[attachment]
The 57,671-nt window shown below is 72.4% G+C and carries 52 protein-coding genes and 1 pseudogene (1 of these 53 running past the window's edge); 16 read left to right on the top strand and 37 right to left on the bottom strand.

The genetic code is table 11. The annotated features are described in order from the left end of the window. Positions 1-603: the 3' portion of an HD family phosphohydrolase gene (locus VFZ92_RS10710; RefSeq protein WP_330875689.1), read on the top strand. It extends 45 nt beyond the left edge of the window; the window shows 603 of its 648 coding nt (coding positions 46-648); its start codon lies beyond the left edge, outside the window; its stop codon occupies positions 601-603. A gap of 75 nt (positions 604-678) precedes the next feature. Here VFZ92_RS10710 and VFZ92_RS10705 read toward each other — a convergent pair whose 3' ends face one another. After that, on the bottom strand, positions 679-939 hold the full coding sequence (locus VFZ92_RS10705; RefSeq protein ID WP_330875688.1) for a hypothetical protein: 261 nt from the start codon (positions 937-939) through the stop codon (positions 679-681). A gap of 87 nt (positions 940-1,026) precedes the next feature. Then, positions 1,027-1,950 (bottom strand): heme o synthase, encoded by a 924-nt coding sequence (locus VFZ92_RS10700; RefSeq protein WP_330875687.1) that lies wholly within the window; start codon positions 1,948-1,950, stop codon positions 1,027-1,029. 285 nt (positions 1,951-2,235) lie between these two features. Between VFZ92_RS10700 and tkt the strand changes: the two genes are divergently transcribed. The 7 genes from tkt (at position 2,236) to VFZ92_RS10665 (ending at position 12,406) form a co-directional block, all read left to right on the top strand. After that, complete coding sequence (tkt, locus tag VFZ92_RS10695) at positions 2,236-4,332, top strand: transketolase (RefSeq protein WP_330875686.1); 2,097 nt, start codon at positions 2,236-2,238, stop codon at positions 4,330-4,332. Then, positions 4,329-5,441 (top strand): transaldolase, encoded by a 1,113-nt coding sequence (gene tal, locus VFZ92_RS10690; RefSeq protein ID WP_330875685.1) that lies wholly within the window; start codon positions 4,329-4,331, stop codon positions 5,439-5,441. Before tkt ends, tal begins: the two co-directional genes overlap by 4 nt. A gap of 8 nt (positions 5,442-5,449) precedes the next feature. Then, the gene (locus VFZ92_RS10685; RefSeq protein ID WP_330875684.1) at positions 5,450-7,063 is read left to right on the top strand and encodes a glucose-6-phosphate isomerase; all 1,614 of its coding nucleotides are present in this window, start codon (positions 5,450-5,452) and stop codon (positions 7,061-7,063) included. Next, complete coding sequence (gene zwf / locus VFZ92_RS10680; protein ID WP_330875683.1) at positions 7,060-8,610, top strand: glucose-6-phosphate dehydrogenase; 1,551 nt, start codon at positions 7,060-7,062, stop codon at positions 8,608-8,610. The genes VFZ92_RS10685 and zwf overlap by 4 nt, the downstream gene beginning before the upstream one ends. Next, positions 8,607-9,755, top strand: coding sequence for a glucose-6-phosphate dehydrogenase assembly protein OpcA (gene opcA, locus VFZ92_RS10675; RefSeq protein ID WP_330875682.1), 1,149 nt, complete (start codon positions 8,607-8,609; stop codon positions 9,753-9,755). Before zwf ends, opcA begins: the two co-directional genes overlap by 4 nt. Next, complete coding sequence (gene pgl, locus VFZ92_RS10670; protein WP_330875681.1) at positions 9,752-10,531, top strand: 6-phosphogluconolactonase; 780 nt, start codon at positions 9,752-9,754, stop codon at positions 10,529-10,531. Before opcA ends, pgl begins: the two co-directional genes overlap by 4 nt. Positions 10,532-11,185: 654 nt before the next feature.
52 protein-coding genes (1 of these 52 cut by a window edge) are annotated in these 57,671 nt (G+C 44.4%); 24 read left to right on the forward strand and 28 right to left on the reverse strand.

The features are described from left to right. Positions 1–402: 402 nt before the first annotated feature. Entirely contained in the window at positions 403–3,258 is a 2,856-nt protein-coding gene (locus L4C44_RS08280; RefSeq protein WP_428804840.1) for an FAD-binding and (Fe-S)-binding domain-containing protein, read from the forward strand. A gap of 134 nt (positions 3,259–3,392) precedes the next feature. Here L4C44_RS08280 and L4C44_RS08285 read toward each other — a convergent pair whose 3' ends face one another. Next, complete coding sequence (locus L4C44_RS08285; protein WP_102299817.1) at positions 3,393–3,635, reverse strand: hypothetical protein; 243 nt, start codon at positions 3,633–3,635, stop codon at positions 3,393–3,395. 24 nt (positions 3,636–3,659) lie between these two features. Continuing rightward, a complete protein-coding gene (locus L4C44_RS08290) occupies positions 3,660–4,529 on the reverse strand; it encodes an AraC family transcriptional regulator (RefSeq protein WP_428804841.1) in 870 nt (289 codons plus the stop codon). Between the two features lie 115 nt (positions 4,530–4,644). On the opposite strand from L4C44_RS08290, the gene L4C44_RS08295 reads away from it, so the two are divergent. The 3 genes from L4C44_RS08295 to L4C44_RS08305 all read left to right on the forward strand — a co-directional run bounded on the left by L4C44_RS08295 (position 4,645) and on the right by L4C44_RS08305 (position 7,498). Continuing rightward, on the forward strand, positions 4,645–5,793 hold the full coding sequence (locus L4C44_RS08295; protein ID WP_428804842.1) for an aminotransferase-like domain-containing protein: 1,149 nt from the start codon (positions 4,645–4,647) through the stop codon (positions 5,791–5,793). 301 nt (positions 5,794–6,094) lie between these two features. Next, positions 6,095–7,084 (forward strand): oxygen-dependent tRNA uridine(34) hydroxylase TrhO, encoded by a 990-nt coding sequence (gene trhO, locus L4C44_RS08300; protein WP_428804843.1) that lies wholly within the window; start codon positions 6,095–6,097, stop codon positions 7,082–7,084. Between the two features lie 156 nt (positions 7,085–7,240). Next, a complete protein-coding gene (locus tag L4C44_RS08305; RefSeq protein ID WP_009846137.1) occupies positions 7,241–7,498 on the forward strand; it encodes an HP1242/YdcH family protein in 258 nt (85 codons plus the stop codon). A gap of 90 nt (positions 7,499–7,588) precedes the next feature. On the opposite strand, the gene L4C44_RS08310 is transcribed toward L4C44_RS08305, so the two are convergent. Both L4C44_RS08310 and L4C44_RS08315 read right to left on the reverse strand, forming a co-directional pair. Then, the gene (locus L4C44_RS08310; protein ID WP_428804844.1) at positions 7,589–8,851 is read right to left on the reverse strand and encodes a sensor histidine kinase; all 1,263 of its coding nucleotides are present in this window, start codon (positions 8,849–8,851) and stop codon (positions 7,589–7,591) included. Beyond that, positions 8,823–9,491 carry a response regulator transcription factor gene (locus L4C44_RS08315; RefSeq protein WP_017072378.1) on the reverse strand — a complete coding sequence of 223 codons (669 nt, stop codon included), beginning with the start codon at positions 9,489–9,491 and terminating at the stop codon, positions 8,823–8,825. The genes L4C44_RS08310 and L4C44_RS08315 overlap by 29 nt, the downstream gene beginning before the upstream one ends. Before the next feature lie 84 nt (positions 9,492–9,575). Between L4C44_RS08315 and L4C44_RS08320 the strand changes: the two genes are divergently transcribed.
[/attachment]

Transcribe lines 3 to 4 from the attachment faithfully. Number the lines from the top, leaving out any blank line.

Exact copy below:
52 protein-coding genes (1 of these 52 cut by a window edge) are annotated in these 57,671 nt (G+C 44.4%); 24 read left to right on the forward strand and 28 right to left on the reverse strand.

The features are described from left to right. Positions 1–402: 402 nt before the first annotated feature. Entirely contained in the window at positions 403–3,258 is a 2,856-nt protein-coding gene (locus L4C44_RS08280; RefSeq protein WP_428804840.1) for an FAD-binding and (Fe-S)-binding domain-containing protein, read from the forward strand. A gap of 134 nt (positions 3,259–3,392) precedes the next feature. Here L4C44_RS08280 and L4C44_RS08285 read toward each other — a convergent pair whose 3' ends face one another. Next, complete coding sequence (locus L4C44_RS08285; protein WP_102299817.1) at positions 3,393–3,635, reverse strand: hypothetical protein; 243 nt, start codon at positions 3,633–3,635, stop codon at positions 3,393–3,395. 24 nt (positions 3,636–3,659) lie between these two features. Continuing rightward, a complete protein-coding gene (locus L4C44_RS08290) occupies positions 3,660–4,529 on the reverse strand; it encodes an AraC family transcriptional regulator (RefSeq protein WP_428804841.1) in 870 nt (289 codons plus the stop codon). Between the two features lie 115 nt (positions 4,530–4,644). On the opposite strand from L4C44_RS08290, the gene L4C44_RS08295 reads away from it, so the two are divergent. The 3 genes from L4C44_RS08295 to L4C44_RS08305 all read left to right on the forward strand — a co-directional run bounded on the left by L4C44_RS08295 (position 4,645) and on the right by L4C44_RS08305 (position 7,498). Continuing rightward, on the forward strand, positions 4,645–5,793 hold the full coding sequence (locus L4C44_RS08295; protein ID WP_428804842.1) for an aminotransferase-like domain-containing protein: 1,149 nt from the start codon (positions 4,645–4,647) through the stop codon (positions 5,791–5,793). 301 nt (positions 5,794–6,094) lie between these two features. Next, positions 6,095–7,084 (forward strand): oxygen-dependent tRNA uridine(34) hydroxylase TrhO, encoded by a 990-nt coding sequence (gene trhO, locus L4C44_RS08300; protein WP_428804843.1) that lies wholly within the window; start codon positions 6,095–6,097, stop codon positions 7,082–7,084. Between the two features lie 156 nt (positions 7,085–7,240). Next, a complete protein-coding gene (locus tag L4C44_RS08305; RefSeq protein ID WP_009846137.1) occupies positions 7,241–7,498 on the forward strand; it encodes an HP1242/YdcH family protein in 258 nt (85 codons plus the stop codon). A gap of 90 nt (positions 7,499–7,588) precedes the next feature. On the opposite strand, the gene L4C44_RS08310 is transcribed toward L4C44_RS08305, so the two are convergent. Both L4C44_RS08310 and L4C44_RS08315 read right to left on the reverse strand, forming a co-directional pair. Then, the gene (locus L4C44_RS08310; protein ID WP_428804844.1) at positions 7,589–8,851 is read right to left on the reverse strand and encodes a sensor histidine kinase; all 1,263 of its coding nucleotides are present in this window, start codon (positions 8,849–8,851) and stop codon (positions 7,589–7,591) included. Beyond that, positions 8,823–9,491 carry a response regulator transcription factor gene (locus L4C44_RS08315; RefSeq protein WP_017072378.1) on the reverse strand — a complete coding sequence of 223 codons (669 nt, stop codon included), beginning with the start codon at positions 9,489–9,491 and terminating at the stop codon, positions 8,823–8,825. The genes L4C44_RS08310 and L4C44_RS08315 overlap by 29 nt, the downstream gene beginning before the upstream one ends. Before the next feature lie 84 nt (positions 9,492–9,575). Between L4C44_RS08315 and L4C44_RS08320 the strand changes: the two genes are divergently transcribed.